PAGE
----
South Sudan ruling party rivals sign peace deal in Tanzania


South Sudan’s warring factions signed a deal in Tanzania on Wednesday meant to serve as a roadmap toward ending a conflict that has killed thousands of people in the world’s newest state, Tanzanian officials said.

Fighting erupted in December 2013 in South Sudan, which had declared independence from Sudan in 2011, after months of rising tension between President Salva Kiir and his sacked deputy Riek Machar. A ceasefire signed in January has been broken frequently and the peace talks often stalled.

The agreement, aimed according to its text at “reunifying and reconciling” the three factions of the ruling Sudan People’s Liberation Movement (SPLM), was signed in the northern Tanzanian town of Arusha. It was mediated by regional leaders.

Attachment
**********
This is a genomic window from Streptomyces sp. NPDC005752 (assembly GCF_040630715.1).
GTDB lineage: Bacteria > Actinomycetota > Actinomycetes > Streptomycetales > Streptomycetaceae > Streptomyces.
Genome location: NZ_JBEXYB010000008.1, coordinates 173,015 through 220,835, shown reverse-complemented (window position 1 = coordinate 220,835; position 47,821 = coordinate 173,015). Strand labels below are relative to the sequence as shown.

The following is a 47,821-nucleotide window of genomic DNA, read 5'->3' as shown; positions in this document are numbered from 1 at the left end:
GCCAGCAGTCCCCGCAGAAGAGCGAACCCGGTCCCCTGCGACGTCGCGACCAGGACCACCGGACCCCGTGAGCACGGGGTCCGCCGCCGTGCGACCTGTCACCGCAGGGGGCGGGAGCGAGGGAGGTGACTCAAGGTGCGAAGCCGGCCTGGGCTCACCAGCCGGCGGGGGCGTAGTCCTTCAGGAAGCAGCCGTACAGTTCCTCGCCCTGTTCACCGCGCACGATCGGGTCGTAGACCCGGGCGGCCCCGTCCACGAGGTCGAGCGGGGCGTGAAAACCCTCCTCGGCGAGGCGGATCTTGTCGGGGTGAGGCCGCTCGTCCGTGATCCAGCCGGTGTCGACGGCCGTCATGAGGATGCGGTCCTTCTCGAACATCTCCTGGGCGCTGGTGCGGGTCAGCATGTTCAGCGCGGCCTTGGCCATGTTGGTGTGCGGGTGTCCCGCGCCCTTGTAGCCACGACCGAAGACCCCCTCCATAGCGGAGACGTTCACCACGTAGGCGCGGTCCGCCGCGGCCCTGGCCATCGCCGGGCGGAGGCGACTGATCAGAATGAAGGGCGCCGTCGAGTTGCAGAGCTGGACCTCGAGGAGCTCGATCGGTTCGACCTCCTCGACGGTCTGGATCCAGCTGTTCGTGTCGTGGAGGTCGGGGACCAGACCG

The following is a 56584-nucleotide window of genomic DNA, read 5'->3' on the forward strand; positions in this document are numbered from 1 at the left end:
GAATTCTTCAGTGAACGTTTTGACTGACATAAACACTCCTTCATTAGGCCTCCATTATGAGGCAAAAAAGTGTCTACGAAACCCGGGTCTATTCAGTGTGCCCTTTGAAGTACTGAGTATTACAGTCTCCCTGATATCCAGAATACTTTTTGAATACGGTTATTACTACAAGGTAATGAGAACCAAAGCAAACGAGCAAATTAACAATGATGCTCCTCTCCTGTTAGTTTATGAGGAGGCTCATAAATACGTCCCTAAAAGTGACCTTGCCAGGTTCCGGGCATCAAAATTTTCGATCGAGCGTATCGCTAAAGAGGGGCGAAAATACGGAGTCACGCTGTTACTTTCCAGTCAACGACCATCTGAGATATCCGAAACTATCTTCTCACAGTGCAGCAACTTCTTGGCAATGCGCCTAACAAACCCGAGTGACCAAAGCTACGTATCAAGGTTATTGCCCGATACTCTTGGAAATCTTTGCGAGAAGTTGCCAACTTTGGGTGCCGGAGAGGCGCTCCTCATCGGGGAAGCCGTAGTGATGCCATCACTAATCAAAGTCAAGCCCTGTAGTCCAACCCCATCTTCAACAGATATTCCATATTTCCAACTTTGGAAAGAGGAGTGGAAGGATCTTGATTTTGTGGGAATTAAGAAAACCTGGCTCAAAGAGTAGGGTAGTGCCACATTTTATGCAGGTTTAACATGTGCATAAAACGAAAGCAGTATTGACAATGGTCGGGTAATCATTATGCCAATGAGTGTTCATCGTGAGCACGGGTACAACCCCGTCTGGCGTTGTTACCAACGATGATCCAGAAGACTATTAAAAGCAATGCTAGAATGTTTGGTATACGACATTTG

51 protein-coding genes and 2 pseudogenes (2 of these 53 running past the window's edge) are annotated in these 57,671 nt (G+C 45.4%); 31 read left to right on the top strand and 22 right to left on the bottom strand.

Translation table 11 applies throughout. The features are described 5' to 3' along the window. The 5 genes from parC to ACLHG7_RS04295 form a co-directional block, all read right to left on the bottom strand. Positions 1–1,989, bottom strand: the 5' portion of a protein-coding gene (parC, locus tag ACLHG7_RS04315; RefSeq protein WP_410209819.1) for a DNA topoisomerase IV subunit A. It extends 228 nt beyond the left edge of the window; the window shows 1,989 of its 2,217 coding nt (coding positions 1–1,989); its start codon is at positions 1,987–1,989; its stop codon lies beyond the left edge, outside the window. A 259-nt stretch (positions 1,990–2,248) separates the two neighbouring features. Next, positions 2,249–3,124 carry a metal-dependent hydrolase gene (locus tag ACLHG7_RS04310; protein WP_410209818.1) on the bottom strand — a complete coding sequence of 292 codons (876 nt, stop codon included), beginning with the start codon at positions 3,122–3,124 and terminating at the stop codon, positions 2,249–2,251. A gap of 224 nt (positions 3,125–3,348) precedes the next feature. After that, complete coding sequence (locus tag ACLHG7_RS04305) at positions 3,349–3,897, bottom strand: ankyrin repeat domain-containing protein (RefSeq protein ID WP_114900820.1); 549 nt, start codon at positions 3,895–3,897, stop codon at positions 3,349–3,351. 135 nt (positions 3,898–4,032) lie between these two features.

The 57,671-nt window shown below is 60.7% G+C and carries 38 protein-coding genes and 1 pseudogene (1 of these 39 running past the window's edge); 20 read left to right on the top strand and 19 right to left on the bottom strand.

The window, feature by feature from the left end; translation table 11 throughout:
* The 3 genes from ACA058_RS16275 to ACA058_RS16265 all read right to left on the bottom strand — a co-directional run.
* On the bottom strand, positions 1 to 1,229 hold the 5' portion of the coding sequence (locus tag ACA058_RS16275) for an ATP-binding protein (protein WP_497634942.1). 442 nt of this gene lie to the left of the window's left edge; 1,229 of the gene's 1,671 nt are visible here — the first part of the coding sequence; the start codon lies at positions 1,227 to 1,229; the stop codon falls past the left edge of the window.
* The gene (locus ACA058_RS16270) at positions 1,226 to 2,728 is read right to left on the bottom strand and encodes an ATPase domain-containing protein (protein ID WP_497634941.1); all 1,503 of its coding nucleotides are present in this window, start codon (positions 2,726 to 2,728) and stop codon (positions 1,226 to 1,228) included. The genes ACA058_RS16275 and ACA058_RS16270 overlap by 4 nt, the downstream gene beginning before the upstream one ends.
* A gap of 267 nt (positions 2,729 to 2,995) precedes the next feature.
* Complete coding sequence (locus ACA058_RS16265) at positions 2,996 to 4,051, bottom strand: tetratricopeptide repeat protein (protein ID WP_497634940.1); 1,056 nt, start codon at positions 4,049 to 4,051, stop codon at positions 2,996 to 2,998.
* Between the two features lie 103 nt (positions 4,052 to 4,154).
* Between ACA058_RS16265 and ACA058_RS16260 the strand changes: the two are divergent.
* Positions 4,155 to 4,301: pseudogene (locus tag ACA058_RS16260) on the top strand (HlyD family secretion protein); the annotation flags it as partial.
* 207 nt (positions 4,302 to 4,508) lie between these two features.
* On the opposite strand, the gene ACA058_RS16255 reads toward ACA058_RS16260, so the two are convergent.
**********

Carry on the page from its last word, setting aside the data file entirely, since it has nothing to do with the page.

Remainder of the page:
“Congratulations to the SPLM leadership for reaching an agreement to reunify their party for the good of South Sudan,” Tanzanian Foreign Minister Bernard Membe said via Twitter.

No details of the accord were immediately known.

The conflict has killed more than 10,000, displaced over 1 million people and driven South Sudan closer to famine. Both the European Union and the United States have imposed sanctions on commanders on both sides for violating the ceasefire.

The fighting has increasingly followed ethnic lines, with troops loyal to Kiir, an ethnic Dinka, battling supporters of Machar, of the Nuer tribe. Machar was fired as deputy president in July, sharpening their years of rivalry.